Friday, May 13, 2011

A Girl Named Little - Part 4

To read...
A Girl Named Little - Part 1 - click here
A Girl Named Little - Part 2 - click here
A Girl Named Little - Part 3 - click here

A Bit About Little
“We’re moving.” Little’s mom and dad were sitting in front of her, looking a little bit nervous about what they were saying, worried that Little would be upset. “Your dad has been transferred to Colorado.”

Little had only ever lived in the same small town in California. She was only 9 years old, but her childhood ended 3 years ago when her grandfather first touched her. She had lived an entire lifetime in that small town, and she was ready to leave. She would surely miss her friends, and she was afraid of the unknown that awaited her in Colorado, but the joy of moving away from her grandfather wiped away the fears.

‘It’s almost over,’ Little thought. ‘I can’t believe it’s almost over.’

What Little didn’t realize at her young age was that, although she could run from her circumstances, she could not run from her broken soul. And time does not necessarily heal all wounds.

Little would spend the next 11 years believing she had successfully escaped her grandfather…believing that what he did had no effect on her. Her depression? Insecurity? Fear? Self-hated? Those didn’t come from what her grandfather had done…no…those were her fault. If she only read her Bible more, prayed longer, then she’d feel better.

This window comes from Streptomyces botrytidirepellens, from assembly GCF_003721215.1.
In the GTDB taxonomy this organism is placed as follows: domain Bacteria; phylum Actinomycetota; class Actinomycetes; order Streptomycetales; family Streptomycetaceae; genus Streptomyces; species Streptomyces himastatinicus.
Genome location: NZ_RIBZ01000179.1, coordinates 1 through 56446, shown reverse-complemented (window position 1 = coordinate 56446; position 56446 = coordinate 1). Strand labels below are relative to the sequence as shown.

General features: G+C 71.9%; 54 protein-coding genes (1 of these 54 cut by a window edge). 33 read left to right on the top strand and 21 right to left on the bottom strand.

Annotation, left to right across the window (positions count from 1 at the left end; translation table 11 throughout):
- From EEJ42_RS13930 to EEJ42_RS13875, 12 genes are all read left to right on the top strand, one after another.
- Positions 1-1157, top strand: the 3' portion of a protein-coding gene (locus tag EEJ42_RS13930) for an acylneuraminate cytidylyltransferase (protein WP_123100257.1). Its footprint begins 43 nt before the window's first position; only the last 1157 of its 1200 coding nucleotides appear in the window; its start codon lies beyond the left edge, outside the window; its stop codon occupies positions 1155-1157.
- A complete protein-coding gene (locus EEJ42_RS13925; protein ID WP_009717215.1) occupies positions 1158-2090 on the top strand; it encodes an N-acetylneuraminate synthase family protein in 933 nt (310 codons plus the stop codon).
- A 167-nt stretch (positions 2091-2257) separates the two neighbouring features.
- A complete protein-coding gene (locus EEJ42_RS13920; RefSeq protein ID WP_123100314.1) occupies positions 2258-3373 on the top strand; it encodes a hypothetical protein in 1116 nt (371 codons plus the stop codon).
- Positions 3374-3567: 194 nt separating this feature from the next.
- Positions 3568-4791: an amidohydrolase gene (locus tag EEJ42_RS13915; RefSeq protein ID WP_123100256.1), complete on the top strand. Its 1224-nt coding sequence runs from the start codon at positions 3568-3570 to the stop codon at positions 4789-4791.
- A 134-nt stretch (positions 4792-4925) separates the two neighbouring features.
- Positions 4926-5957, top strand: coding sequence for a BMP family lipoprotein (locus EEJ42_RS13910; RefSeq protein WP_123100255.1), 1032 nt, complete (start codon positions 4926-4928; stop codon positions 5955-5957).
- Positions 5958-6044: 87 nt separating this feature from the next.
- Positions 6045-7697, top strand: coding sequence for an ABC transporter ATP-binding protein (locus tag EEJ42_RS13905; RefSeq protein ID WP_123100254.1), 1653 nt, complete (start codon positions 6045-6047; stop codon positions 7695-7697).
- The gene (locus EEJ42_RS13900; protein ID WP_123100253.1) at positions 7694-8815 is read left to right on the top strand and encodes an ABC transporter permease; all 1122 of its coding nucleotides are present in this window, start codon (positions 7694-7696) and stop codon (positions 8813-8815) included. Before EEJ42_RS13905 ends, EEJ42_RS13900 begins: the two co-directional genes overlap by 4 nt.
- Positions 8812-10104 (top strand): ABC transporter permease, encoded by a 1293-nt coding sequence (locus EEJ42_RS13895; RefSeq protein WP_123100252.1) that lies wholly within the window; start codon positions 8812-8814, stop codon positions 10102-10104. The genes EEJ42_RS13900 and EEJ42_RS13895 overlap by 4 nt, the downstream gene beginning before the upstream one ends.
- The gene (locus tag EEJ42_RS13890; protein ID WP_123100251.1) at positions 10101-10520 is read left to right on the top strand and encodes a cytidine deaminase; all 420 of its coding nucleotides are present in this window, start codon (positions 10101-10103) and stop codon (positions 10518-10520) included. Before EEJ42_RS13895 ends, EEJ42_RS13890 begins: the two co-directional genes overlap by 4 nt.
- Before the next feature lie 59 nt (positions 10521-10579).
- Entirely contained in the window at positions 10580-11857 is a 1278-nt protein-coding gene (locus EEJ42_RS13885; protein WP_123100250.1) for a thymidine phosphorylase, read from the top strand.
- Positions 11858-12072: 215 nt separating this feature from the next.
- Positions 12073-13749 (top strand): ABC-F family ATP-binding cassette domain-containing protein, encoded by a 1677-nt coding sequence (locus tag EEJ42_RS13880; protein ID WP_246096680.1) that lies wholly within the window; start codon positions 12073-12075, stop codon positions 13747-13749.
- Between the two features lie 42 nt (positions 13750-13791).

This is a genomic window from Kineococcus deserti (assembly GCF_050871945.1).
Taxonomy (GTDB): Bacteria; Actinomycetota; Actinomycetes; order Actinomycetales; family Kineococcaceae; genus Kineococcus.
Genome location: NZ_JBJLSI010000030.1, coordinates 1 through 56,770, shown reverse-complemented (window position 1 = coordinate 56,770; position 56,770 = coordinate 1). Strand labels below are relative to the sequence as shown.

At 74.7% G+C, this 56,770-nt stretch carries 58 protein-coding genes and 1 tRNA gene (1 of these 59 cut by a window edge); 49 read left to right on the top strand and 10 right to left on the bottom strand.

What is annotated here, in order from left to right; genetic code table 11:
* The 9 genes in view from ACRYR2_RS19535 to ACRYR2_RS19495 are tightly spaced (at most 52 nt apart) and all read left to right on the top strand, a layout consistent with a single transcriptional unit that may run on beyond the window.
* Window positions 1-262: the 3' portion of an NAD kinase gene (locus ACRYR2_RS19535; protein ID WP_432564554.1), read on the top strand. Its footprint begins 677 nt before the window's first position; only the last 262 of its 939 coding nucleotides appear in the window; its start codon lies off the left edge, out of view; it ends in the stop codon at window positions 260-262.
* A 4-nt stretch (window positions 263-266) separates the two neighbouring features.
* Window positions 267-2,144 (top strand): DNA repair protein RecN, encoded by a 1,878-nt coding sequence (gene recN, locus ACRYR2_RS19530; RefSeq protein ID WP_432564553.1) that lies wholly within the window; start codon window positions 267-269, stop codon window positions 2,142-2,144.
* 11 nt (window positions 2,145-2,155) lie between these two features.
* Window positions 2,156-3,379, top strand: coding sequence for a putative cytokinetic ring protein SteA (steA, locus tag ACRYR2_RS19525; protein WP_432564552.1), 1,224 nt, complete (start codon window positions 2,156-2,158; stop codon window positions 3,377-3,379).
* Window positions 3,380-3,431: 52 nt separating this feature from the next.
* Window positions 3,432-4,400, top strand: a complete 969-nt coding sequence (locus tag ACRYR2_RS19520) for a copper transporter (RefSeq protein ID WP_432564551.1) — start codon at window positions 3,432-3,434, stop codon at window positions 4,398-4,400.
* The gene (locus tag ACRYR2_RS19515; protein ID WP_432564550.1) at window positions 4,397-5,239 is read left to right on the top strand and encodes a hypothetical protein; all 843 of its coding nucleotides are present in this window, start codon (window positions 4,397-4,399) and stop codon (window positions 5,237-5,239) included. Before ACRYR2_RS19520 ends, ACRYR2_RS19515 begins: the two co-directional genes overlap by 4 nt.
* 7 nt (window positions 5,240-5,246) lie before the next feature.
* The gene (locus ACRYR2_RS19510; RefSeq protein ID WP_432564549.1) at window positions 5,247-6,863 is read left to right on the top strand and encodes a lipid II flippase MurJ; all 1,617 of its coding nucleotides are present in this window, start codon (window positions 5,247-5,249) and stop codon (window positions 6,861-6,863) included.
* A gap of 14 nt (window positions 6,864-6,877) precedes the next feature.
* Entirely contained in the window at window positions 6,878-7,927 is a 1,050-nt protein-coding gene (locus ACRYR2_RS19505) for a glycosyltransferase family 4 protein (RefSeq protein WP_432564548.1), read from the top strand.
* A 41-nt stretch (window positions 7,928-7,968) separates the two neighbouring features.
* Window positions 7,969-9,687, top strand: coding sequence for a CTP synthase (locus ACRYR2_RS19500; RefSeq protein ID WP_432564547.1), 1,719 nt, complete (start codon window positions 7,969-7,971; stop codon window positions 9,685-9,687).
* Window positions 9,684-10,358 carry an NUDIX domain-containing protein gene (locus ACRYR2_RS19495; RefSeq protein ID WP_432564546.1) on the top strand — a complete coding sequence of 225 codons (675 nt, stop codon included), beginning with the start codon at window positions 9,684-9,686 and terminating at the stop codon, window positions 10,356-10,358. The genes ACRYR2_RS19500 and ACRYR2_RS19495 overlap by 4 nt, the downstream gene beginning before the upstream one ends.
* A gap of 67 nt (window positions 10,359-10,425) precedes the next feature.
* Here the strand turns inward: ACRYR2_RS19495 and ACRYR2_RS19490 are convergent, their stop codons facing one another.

Little couldn’t see how the tendrils of shame were wrapped around her soul…she couldn’t see how those 3 years had transformed her entire being…made her a different person than she would otherwise have been.

Eventually the tendrils would slowly let loose, one at a time, but not until Little learned to face the pain, admit the truth, and share her secret.

But that’s a story for another day…


  1. I'm so glad you've posted part 4. This is a wrenching story that takes a lot of courage to tell. I only hope it has a happy ending... Thanks, Kim ~ Keep writing, your message needs to be heard.

  2. Yes, please keep writing. This is going to be really helpful to so many. I am proud of you for sharing it.

  3. I've learned, as you've shared, that one out of every three women has been sexually abused. That figure astounds me! Upon knowing that, I am overwhelmed with gratitude that I happen to be one of those who escaped such trauma. (Maybe someone prayed for me along the way—like you prayed for your friends.)

    I find it difficult to know how to share the pain of someone who has had to experience such violation. That is why I am truly thankful that you are sharing your story. Stepping into Little's life and struggling with her inside her mind and heart has been eye-opening to say the least.

    I hope telling the story is a healing experience for you, on many levels, but know that it is is invaluable for me as well.

    I hope to pursue a counseling degree someday—even at my age—but one thing that's held me back is that I've wondered if I can really help and empathize with those who've experienced pains that I have not. Reading or hearing stories like Little's will be an essential part of my growth, I'm sure.

    I'm so very sorry for your pain, but I can assure you that it was not in vain. God will use this for good and for His glory in ways you could never imagine. I'm sure of it.